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Old 10-01-2015, 08:40   #76
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Re: Cruising start at 55 or 56

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Originally Posted by sailorboy1 View Post
WOW you got all that just be my being able to save money. Thank you.
Actually, it's not you .................it me!

I know how to save money so I was trying to get some things across to you that you may not know.
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Old 11-01-2015, 14:46   #77
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Re: Cruising start at 55 or 56

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.

Good for him! I bet he has a completely different take on a lot of things!
Different take. Yep.

He calls his body his space suit before and especially after seeing the movie Interstellar. (the weird special effects are a lot like what occurs during a partial seizure for a temporal lobe brain tumor patient) One small problem and it's bad news. He says he lives each moment now.

Also they have chemo pills these days.

Then he had his friend from Sydney Australia come visit so they could "hang out."

I'm like what the F*$K? You are suppose to be being totally into getting well. No hanging out drinking etc

Anyway, sorry for the thread drift but if it is your life long dream to cruise please do not wait too long.

CF is a fun forum. There are also other forums that aren't so much fun like the ones for brain tumor/cancer patients.

A couple post threads started with things like this:

He's gone, now what? (from a lady speaking about her 59 year old husband that had passed) after he battled his ass off fighting the fight.

Or

I don't think I can handle watching my son (29 years old) in Hospice.

Also, the picture below of him stretching is how he prepares to do chemo. Times have changed a bit. Stuart Scott of ESPN busted his butt trying to beat cancer.

And lastly, watch your diets.
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Old 11-01-2015, 20:27   #78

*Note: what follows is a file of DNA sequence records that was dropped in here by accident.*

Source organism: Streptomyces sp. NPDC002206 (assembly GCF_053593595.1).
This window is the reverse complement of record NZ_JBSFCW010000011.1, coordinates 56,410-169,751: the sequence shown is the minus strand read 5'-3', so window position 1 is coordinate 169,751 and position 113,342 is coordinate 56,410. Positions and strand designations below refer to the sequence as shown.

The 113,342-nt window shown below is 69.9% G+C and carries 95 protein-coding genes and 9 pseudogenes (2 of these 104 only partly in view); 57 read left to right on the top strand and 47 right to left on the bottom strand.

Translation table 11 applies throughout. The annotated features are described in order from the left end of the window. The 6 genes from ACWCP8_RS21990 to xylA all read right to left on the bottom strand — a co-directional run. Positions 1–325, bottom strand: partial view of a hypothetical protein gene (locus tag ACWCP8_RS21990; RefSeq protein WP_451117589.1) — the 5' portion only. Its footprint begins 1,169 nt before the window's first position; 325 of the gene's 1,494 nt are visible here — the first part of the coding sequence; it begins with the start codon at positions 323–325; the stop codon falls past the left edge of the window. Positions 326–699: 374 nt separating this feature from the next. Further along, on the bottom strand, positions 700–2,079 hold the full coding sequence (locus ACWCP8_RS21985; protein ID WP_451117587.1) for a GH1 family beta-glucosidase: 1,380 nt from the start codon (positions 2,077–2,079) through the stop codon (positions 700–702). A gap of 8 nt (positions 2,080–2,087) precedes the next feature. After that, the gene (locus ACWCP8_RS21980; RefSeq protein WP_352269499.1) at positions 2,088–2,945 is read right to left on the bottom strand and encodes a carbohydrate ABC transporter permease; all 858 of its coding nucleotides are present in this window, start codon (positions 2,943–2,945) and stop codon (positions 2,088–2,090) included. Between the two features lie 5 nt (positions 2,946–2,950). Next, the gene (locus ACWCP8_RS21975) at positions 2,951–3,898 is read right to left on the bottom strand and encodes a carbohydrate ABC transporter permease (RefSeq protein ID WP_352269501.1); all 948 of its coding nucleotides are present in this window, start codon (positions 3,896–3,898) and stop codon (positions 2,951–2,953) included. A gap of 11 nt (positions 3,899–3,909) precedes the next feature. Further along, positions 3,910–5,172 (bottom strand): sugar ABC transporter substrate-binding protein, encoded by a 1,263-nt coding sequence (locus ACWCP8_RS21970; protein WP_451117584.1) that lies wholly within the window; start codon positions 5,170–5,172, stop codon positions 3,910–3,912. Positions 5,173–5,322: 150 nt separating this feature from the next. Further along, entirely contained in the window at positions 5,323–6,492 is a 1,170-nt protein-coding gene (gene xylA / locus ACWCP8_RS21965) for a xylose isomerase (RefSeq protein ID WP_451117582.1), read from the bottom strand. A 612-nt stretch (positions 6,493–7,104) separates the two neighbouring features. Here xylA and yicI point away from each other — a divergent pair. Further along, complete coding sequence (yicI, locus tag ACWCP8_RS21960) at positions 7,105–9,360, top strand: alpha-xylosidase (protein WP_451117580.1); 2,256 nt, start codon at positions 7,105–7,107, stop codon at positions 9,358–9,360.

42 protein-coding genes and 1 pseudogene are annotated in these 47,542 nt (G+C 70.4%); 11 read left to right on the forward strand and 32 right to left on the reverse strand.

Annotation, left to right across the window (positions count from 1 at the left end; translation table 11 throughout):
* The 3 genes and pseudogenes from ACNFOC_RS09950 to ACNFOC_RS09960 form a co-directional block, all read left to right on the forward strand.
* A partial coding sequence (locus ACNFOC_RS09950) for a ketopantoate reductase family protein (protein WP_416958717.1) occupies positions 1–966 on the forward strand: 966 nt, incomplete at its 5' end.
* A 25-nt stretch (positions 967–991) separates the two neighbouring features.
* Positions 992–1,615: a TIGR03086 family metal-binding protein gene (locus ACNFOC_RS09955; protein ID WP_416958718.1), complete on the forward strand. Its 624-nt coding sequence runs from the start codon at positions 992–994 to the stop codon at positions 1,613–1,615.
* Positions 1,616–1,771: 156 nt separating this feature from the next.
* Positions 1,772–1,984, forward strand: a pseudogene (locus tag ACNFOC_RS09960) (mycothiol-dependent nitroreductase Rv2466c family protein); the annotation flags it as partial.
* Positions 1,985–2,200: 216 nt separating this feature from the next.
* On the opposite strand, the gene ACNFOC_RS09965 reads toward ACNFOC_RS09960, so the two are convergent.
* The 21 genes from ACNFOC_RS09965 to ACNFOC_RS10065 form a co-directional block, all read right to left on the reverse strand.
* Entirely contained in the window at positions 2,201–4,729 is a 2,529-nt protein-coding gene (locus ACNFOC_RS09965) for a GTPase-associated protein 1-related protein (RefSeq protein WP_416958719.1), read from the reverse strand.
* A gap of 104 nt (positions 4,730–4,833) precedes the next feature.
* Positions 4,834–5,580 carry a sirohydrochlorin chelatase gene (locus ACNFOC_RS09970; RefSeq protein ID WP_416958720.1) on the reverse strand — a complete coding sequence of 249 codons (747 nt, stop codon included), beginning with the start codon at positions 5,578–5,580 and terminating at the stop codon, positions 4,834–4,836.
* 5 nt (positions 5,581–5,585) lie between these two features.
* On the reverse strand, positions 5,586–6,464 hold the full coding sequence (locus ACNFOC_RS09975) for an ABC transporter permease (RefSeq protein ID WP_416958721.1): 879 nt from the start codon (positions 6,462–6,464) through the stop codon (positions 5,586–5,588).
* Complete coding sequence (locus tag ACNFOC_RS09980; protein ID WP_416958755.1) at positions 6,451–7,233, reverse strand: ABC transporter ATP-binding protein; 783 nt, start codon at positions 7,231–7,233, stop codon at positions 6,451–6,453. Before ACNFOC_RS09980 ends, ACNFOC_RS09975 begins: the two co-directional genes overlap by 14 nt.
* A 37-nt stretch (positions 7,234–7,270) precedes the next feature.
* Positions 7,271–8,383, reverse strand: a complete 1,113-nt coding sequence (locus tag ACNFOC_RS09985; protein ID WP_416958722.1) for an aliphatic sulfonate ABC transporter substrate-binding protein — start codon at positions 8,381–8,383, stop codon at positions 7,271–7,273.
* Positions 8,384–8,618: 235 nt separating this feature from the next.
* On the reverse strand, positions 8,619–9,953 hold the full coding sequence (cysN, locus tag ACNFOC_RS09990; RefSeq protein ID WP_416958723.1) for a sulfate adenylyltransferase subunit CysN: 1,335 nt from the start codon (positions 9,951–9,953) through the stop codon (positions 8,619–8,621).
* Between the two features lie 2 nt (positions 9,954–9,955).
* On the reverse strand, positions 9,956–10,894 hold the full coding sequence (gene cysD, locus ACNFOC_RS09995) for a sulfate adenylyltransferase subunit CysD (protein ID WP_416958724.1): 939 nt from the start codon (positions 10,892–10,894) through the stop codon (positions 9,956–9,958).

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Re: Cruising start at 55 or 56

Personally, I know that I've been looking at life in a different way ever since I fell down two flights of stairs and had a grand piano land on top of me ten years ago. Somehow, I walked away from that one.

We began cruising 4-5 months per year beginning at age 52... no regrets. I wouldn't trade all the money we certainly would have saved for all the experiences we've had, places we've visited and friends we've made.

Ken
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Old 12-01-2015, 02:54   #79
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Re: Cruising start at 55 or 56

sailorboy1, this is a little to one side of the question you originally asked, but Jim's decision to leave to go cruising was definitely hastened by the death of a working cohort who had never smoked, and who was dying from lung cancer. Whenever you want to go, you should. My first response was informed mainly by the huge cushion one more year would buy you. If that doesn't matter so much to you, maybe you should go back to plan A--but only you can decide that.

Good luck with it.

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Old 12-01-2015, 04:12   #80
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Re: Cruising start at 55 or 56

My mother planned for a whole change of life. Bought an apartment near me in Mallorca. My father and her were buying a new house in the U.K., had their finances set up for a date.......

I got a phone call from my sister to New Delhi where I was working telling me that my mother had suffered a major Stroke and was in a coma in the hospital. It took 2 days to get a flight back to the UK and then travel to see her. She was incapacitated all down her left side and lost her speech.

she was 53. She died six years later.

There is a lot of stress in living. My mother ran a successful business but it took its toll. Sometimes, an extra year looking forward to changing it all brings on more stress than just doing it. If you have a health condition now of a serious nature, and is recognisable by its symptoms in intensity waiting might gain you more money but may not allow you to fulfil a dream.

One other personal aside. I left an alcoholic marriage that was contentious and fraught with drama. I changed States and had a wad in the bank. I purchased a liveaboard, got a cheap marina berth and was going to live the life for a few years. Shortly after, I woke to find that my account had been emptied. I had opened another account which was not known about so withdrew the $16K in it and had a decision to make.

I chose to say, "screw it" and continued the life with what I had. It lasted nearly two years before I sold the boat and returned to work. I still had money left. I believe I could have continued on with my life style but I was not in the groove with a large offshore motor cruiser. If I had a yacht or Catamaran at that time I think I would have still been at it.